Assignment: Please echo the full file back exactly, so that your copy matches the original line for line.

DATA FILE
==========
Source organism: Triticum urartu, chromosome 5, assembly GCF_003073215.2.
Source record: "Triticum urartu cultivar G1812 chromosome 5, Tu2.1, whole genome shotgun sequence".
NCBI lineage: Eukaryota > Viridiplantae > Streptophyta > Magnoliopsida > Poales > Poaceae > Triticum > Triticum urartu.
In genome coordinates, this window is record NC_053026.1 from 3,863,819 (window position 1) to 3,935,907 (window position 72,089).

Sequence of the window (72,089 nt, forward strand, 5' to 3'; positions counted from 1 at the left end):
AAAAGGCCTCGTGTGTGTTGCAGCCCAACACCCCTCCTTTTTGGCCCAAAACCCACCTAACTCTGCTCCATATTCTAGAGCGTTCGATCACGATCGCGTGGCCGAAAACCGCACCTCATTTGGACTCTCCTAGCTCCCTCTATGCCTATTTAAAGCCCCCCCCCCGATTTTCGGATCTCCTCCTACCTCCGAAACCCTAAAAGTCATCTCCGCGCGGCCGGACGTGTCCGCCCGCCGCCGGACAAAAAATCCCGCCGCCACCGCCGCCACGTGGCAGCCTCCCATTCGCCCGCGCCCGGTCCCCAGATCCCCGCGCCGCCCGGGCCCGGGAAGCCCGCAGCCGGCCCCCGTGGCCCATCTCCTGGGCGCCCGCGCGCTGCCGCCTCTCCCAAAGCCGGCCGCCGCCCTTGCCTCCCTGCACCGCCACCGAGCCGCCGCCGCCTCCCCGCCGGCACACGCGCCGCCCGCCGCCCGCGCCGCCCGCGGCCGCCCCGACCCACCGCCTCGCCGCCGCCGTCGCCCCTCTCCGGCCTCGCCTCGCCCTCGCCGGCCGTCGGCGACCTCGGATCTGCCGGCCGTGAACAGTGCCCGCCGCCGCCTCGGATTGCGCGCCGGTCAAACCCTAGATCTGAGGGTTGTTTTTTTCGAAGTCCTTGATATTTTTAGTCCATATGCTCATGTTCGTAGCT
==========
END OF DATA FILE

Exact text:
Source organism: Triticum urartu, chromosome 5, assembly GCF_003073215.2.
Source record: "Triticum urartu cultivar G1812 chromosome 5, Tu2.1, whole genome shotgun sequence".
NCBI lineage: Eukaryota > Viridiplantae > Streptophyta > Magnoliopsida > Poales > Poaceae > Triticum > Triticum urartu.
In genome coordinates, this window is record NC_053026.1 from 3,863,819 (window position 1) to 3,935,907 (window position 72,089).

Sequence of the window (72,089 nt, forward strand, 5' to 3'; positions counted from 1 at the left end):
AAAAGGCCTCGTGTGTGTTGCAGCCCAACACCCCTCCTTTTTGGCCCAAAACCCACCTAACTCTGCTCCATATTCTAGAGCGTTCGATCACGATCGCGTGGCCGAAAACCGCACCTCATTTGGACTCTCCTAGCTCCCTCTATGCCTATTTAAAGCCCCCCCCCCGATTTTCGGATCTCCTCCTACCTCCGAAACCCTAAAAGTCATCTCCGCGCGGCCGGACGTGTCCGCCCGCCGCCGGACAAAAAATCCCGCCGCCACCGCCGCCACGTGGCAGCCTCCCATTCGCCCGCGCCCGGTCCCCAGATCCCCGCGCCGCCCGGGCCCGGGAAGCCCGCAGCCGGCCCCCGTGGCCCATCTCCTGGGCGCCCGCGCGCTGCCGCCTCTCCCAAAGCCGGCCGCCGCCCTTGCCTCCCTGCACCGCCACCGAGCCGCCGCCGCCTCCCCGCCGGCACACGCGCCGCCCGCCGCCCGCGCCGCCCGCGGCCGCCCCGACCCACCGCCTCGCCGCCGCCGTCGCCCCTCTCCGGCCTCGCCTCGCCCTCGCCGGCCGTCGGCGACCTCGGATCTGCCGGCCGTGAACAGTGCCCGCCGCCGCCTCGGATTGCGCGCCGGTCAAACCCTAGATCTGAGGGTTGTTTTTTTCGAAGTCCTTGATATTTTTAGTCCATATGCTCATGTTCGTAGCT